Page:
It’s back to school time, but are we teaching all of the important subjects? Yes, we’ve got classes for Chumash, Math, Navi, Science, Reading, and many more subjects. Those are incredibly important. We may even have a section for effort and behavior in each of those subjects on the report card. So what are we missing? I’ve written about this before: research has continually proven that social skills are integrally linked to academic success, but it’s more than that. Social skills are necessary for all interactions later in life too! Therefore, there are some seemingly intangible things that fall into categories for which we cannot give tests that are incredibly important to evaluate and improve.
First: what are social skills? And can we really teach them? Before we get to the definition of social skills, it is important for me to emphasize that while of course we could include social skills on report cards, most teachers are not trained to teach or assess these skills. While there is a movement within education to work towards greater integration of social skills into the standard curriculum (Michelle Garcia Winner has done some excellent work on this front through her Social Thinking curriculum), this integration has not yet become mainstream.
According to author and clinical psychologist Dr. Eileen Kennedy-Moore, social skills are “the abilities necessary to get along with others and to create and maintain satisfying relationships.” In my book “Q&A with Rifka Schonfeld: The Answers You Need for a Happier and More Productive Life,” I write about the link between social skills and academics:
When children develop low self-esteem [because of failure in academics or otherwise], they are less likely to attempt to make friends. They believe that no one would be interested in being their friends and therefore think that they will be rejected by their peers. This often leads children with disabilities to isolate themselves in order to avoid risk-taking in social situations.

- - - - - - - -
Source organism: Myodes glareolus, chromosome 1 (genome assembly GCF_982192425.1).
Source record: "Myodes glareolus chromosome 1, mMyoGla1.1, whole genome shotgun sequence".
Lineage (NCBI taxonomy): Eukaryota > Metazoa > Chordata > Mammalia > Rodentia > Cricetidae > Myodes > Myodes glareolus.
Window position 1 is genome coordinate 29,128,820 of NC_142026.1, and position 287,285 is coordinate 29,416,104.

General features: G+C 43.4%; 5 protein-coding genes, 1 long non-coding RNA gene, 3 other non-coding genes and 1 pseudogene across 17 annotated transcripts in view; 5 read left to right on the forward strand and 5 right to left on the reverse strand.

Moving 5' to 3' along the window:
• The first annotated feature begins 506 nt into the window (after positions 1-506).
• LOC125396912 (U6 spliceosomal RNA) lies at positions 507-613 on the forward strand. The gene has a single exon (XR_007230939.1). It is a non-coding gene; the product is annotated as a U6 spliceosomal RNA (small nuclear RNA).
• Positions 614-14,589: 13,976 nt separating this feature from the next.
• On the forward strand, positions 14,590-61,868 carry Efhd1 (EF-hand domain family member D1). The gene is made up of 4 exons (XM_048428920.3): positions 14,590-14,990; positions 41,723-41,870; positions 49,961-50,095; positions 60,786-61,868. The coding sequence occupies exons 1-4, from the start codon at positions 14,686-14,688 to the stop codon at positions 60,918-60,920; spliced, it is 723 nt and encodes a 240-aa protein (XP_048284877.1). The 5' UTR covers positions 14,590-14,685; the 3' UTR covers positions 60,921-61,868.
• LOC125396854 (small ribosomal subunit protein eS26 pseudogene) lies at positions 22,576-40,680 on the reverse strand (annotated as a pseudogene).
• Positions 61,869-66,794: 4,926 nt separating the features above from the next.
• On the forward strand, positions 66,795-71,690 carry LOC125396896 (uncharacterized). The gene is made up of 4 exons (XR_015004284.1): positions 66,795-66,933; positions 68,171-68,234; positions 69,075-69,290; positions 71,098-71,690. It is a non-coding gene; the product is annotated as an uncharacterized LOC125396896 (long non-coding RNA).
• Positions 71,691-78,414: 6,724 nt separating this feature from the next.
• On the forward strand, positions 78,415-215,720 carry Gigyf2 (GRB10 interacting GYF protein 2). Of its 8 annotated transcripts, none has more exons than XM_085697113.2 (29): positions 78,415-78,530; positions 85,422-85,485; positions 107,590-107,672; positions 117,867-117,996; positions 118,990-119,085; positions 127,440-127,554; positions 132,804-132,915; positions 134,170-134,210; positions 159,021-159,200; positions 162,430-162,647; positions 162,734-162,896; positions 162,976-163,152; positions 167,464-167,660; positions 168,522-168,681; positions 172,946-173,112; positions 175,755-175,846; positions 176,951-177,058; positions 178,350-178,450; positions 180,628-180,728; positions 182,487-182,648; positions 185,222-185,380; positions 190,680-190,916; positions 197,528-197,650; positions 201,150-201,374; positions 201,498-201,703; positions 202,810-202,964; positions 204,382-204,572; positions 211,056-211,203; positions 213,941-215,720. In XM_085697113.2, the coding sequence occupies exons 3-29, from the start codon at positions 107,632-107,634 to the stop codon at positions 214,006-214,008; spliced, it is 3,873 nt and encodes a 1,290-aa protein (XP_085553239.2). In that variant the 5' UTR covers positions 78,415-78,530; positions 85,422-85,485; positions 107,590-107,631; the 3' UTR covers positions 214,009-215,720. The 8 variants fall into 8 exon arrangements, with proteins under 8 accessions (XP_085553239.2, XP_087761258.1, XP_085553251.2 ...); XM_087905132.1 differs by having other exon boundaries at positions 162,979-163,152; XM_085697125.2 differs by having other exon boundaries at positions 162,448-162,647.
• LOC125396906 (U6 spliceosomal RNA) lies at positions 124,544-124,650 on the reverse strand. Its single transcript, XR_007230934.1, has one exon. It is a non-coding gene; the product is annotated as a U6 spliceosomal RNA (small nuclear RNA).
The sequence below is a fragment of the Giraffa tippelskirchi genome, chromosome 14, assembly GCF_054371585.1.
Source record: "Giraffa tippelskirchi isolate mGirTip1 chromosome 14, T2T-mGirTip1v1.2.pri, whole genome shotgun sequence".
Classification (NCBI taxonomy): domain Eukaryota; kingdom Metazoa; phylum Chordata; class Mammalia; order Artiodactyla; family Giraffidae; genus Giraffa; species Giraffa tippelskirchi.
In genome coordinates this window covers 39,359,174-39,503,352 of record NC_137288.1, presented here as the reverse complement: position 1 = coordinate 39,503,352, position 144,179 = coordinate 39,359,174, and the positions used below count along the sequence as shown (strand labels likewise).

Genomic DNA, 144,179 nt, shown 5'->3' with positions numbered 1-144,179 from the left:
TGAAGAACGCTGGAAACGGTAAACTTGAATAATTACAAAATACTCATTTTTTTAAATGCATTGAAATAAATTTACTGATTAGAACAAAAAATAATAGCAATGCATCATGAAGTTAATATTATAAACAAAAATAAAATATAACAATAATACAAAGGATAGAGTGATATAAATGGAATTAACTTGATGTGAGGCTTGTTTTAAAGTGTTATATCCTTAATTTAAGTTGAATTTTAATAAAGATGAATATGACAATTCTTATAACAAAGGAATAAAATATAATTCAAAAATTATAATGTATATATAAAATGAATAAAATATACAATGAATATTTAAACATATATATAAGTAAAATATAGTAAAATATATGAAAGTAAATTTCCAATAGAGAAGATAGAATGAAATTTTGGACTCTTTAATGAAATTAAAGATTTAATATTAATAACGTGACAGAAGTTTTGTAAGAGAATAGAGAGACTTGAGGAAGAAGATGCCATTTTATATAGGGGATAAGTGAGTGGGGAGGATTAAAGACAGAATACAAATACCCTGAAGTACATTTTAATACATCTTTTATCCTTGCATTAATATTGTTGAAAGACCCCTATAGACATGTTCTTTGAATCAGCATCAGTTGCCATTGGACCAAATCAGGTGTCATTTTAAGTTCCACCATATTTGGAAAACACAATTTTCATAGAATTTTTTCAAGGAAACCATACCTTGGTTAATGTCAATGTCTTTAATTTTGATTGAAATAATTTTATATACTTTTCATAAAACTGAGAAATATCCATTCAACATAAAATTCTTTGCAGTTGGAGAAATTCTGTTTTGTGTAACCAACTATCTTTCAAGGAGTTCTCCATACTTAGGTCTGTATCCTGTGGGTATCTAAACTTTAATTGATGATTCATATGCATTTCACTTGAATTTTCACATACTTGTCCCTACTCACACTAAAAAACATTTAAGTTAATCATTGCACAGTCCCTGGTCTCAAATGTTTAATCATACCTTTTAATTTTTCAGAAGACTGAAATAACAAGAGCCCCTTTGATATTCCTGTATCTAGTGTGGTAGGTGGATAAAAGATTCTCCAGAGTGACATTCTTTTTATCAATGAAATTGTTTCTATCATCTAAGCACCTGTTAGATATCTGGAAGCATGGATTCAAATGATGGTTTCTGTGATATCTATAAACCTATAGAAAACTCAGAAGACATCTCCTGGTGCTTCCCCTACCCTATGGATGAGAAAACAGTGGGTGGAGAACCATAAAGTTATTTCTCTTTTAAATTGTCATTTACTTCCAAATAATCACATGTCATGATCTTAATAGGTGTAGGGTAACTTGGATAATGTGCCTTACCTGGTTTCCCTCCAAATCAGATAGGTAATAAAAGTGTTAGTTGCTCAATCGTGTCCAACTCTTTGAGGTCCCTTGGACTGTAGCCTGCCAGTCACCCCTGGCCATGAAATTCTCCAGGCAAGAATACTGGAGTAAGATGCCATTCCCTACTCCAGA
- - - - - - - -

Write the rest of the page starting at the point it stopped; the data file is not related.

The same is true in the reverse. Children who struggle with social skills are less likely to participate in class, less likely to ask important questions when they don’t understand something, and more likely to fall between the cracks.
What would a social skills class look like? Ideally, it would be divided into multiple categories as there are, of course, multiple skills. Some of those categories might include:
Nonverbal Communication. Non-verbal communication such as proper eye contact and tone of voice often are extremely important in creating life-long relationships and friendships because they are an integral part of conflict resolution.
Resilience and grit. Psychotherapist Linda Graham in her book Resilience: Powerful Practices for Bouncing Back from Disappointment, Difficulty, and Even Disaster, explains what resilience is: “Resilience – the capacity to bend with the wind, go with the flow, bounce back from adversity – has been pondered, studied, and taught in tribes and societies, in philosophical and spiritual traditions, and through literature and academies for eons. It is essential to the survival and thriving of human beings and human societies. We now also know that it is one of the behavioral outcomes of a mature, well-functioning prefrontal cortex in the brain. Whether we’re facing a series of small annoyances or utter disaster, resilience is teachable, learnable, and recoverable.”
Manners. When children speak kindly, politely, and respectfully, they are treated kindly, politely, and respectfully. In addition, their respectful attitude creates an environment of mentschleichkeit and simplicity.
Personal hygiene. Personal hygiene is an essential social skill. If children do not wash and keep up with the social norms, their peers will likely reject them. Proper hygiene is an easy rule to follow even for a concrete- minded child.
Positive leadership. Positive leadership is just what it sounds like! It’s when children learn to lead through positive action, without bullying or hurt feelings. Positive leadership allows children to be an integral part of a group in a healthy and cohesive manner.
While many people develop social skills naturally, there are children who need to be explicitly taught. Creating a curriculum around these essential skills can help all students succeed. Another way to explicitly teach younger children is through workbooks and picture books written for this very purpose. That’s why I wrote Social Skills Around the Clock, a colorful comic style book that helps children understand the different skills needed at different times and situations throughout the day. There are also great workbooks for older children available so that they can explicitly practice these social skills.
I have also created a 30-day social skills challenge. This challenge (see a small sample below) dares children and adults to enhance their social skills every day for a month. Hundreds of people have already signed up for the challenge, and I continue to give away the calendars to those who call me. Join the social skills movement today!